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THE

CHESS OPENINGS
2

>

ca cc

BY

*S u, K
3 c <
O H
/V
^

I.

GUNSBERG

LONDON

GEORGE BELL

& SONS

AND NEW YORK


1901

ft.

*s_i

^*\

,_^

i-J

LONDON

PRINTED BY WILLIAM CLOWES AND SONS, LIMITED,


STAMFORD STREET AND CHARING CROSS.

PRE FACE
MY

aim

arranging this

in

volume has been

little

the chess student the best idea

to give

could of every opening of

have also endeavoured to present to him the


methods and tactics of the soundest players, and to place

the game.

him

in a position for appreciating the raison d'etre of the

In a work of such small compass as

various debuts.
it is

But

almost impossible to do more.

content with

Every

and

in the

the

some of the

notes,

my own

handbook abreast

most

variation that appears here

has been carefully examined, and


the text

this,

have not rested

the tables which are to be found in

modern chess books.

To make

have substituted, both

in

views and lines of play.

of the times I have included

best variations, which have occurred in actual

play between chess masters in their most recent encounters.


These have never before been included in any chess hand-

book.

have not

thought

it

necessary to write a general

introduction to the subject, but the reader will find that

have dealt synthetically and analytically with each opening


separately.

The

of the columns

him
I

the

student will also find that the arrangement


is

of a kind

in learning or in

works

will

be most helpful to

comparing them.

must not omit here


of

which

Steinitz,

to

acknowledge
Bardeleben,

my

indebtedness to

Gottschall,

Gossip,

PREFACE

Freeborough and Ranken.

Their books have served

me as

a basis in the elaboration of the present handbook.

In conclusion,

volume the

I trust

satisfaction

my

readers will find in this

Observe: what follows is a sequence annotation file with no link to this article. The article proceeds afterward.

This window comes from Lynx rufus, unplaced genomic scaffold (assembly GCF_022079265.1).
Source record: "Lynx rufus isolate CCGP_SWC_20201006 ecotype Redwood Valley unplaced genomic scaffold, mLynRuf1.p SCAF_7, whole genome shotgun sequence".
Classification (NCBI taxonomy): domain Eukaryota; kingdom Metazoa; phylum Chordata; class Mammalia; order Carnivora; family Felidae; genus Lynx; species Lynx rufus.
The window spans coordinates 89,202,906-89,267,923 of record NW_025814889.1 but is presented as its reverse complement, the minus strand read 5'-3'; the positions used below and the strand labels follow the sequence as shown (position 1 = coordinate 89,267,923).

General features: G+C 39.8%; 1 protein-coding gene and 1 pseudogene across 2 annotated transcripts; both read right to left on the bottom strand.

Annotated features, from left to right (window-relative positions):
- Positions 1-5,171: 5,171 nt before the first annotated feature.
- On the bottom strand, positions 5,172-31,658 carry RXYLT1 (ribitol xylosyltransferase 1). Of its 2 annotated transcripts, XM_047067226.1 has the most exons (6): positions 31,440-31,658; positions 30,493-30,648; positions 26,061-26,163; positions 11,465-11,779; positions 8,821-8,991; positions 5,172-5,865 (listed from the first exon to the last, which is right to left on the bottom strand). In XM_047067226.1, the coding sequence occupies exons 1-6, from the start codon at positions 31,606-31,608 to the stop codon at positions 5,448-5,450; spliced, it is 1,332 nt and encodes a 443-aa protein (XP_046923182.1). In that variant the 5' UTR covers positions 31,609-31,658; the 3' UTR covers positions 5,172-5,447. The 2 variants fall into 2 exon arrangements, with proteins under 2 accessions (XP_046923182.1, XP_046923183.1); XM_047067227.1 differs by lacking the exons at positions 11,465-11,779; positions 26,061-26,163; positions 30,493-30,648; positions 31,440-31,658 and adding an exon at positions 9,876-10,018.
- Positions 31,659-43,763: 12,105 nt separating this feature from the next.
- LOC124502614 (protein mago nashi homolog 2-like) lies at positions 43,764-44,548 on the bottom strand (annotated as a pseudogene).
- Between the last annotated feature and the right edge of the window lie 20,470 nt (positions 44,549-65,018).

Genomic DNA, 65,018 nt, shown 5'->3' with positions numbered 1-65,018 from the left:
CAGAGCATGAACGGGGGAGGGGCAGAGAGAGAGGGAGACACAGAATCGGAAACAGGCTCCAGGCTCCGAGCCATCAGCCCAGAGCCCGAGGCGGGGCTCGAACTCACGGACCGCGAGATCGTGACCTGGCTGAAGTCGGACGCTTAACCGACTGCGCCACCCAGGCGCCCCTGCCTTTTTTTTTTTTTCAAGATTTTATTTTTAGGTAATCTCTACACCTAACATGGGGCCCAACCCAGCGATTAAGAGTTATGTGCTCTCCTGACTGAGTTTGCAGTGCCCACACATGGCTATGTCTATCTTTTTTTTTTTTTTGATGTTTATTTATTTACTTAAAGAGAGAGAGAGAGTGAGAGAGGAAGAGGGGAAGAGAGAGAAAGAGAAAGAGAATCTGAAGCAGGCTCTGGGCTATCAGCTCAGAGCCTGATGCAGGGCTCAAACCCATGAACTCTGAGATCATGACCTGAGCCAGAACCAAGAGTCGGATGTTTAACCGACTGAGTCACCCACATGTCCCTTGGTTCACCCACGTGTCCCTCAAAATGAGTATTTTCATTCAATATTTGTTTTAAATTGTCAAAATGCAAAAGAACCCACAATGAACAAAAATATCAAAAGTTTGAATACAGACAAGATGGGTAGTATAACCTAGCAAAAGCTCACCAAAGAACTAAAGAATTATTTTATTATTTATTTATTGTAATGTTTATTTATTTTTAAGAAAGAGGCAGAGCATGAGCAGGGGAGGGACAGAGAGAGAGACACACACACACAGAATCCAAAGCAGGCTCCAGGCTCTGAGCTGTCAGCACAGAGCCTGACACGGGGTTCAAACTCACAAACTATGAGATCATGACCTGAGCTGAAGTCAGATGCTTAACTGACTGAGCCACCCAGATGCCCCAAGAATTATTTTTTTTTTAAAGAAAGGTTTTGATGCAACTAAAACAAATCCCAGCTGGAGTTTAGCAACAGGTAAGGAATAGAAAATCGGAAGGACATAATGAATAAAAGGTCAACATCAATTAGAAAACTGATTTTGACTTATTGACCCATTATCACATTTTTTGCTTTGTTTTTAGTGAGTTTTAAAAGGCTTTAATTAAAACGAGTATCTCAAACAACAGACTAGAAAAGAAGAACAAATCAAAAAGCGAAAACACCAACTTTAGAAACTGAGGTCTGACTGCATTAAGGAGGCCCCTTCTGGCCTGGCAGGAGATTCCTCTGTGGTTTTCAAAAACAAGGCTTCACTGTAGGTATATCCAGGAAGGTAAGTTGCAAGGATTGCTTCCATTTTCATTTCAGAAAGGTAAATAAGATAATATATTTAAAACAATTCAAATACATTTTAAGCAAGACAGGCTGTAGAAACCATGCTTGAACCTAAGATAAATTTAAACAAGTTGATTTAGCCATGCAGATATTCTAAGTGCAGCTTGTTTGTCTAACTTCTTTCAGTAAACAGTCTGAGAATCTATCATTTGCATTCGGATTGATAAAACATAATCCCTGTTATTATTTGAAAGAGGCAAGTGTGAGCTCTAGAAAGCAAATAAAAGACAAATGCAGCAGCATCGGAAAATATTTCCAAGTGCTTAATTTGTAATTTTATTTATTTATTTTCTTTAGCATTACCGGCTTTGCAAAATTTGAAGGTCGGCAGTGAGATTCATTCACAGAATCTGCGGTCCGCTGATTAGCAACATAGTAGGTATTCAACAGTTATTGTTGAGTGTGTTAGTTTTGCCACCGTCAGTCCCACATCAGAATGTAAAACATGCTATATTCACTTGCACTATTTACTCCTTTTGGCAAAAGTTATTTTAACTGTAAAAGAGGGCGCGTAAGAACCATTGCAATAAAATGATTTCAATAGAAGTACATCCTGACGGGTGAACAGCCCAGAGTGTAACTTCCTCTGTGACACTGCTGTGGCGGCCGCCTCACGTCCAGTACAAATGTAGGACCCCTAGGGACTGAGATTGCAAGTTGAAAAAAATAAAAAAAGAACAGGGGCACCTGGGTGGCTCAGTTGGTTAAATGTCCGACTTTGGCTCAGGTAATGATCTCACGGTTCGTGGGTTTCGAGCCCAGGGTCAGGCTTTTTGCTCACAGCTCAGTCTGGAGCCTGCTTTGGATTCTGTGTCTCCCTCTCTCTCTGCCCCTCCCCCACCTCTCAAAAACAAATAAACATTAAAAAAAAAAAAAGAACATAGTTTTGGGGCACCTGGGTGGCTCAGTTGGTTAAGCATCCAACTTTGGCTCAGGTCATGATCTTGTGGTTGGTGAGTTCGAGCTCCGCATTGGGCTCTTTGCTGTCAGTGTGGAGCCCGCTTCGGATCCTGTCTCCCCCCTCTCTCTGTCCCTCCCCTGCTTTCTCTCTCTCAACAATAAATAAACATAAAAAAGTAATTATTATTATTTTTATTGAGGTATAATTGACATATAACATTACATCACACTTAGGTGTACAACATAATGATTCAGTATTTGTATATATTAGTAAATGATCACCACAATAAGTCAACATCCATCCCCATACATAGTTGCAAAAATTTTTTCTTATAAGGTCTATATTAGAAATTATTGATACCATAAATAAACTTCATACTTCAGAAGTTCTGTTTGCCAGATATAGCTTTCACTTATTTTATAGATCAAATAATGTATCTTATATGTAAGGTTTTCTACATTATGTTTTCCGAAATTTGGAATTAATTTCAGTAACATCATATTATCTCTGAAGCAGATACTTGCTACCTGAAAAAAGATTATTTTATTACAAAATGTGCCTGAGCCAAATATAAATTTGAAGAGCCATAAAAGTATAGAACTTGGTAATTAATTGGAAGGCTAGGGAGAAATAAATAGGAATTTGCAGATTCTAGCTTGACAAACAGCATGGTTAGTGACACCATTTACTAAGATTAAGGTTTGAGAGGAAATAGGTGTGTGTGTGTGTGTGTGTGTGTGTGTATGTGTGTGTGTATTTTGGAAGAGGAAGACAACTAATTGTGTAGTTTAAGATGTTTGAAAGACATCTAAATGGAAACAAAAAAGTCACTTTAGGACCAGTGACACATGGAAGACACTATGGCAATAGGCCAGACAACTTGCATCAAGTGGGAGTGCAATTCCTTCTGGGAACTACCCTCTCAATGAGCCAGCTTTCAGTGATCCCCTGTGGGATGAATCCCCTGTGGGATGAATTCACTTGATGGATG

which

my

little

experience has taught

me

even when they have pored over far


more elaborate treatises than the one which I here respect-

is

not always

fully offer

theirs,

them.

CONTENTS
PAGE

THE FRENCH DEFENCE


THE SICILIAN DEFENCE
THE CENTRE COUNTER GAMBIT

PHILIDOR'S DEFENCE

PETROFF'S DEFENCE

THE
THE
THE
THE
THE
THE
THE
THE
THE
THE
THE
THE
THE
THE
THE
THE
THE
THE
THE
THE
THE
THE

QUEEN'S BISHOP'S
SCOTCH GAMBIT

PAWN OPENING

(PONZIANI)

.12
15

17

RUY LOPEZ

Two

KNIGHTS' DEFENCE.
Giuoco PIANO
EVANS GAMBIT DECLINED
EVANS GAMBIT
KING'S BISHOP'S OPENING
CENTRE GAMBIT
DANISH GAMBIT
KING'S GAMBIT DECLINED
KING'S BISHOP'S GAMBIT.
CUNNINGHAM GAMBIT
KING'S KNIGHT'S GAMBIT

......

22
27

33

.........

36
38

42
44
46

......

48
51

-55
58

SALVIO GAMBIT

61

Muzio GAMBIT

63

........
........

ALGAIER-KIESERITZKY GAMBIT

66

ALGAIER GAMBIT
ALGAIER-THOROLD GAMBIT
VIENNA GAME
STEINITZ GAMBIT
HAMPE-ALGAIER GAMBIT.

70

72

76
79

82

CONTENTS

xii

THE

.....
.........

KING'S BISHOP'S

FROM'S GAMBIT

PAWN OPENING

THE ENGLISH OPENING


ZUKERTORT OPENING

...
.

84

86

.88

...

THE QUEEN'S PAWN OI-ENING.


THE QUEEN'S GAMBIT DECLINED
THE QUEEN'S GAMBIT

PAGE

94

-97

...
.

100

THE CHESS OPENINGS


I.

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THE CHESS OPENINGS

SYNOPSIS OF
P-K4, P-K3

P-QB4

r-Q4
P-K4; 2 B-B4
2 P-Q 4

..
,,

,,

,,

ii

QKI-B3;

2
2

KKt-B3
OKt-B 3

,,
,,

PxP,

,,

P-B 3

3
3

,,

>

,,

>

J?

2
2

,,

,,

P-Q4
;

4 P-QKt4, B-Kt3
BxKtP
>,
4

,,

P-KKt4

....
;

4 B-B4, B-Kt2
4

P-Kts

,,4
M
P-KR4, P-Kt5
,,4
,,

,,

.........

P-K4

P-Q 4

4 P-B 3

B-B 4
KKt-B3, B-K2
,,

P-KB4
P-QB 4
KKt-B 3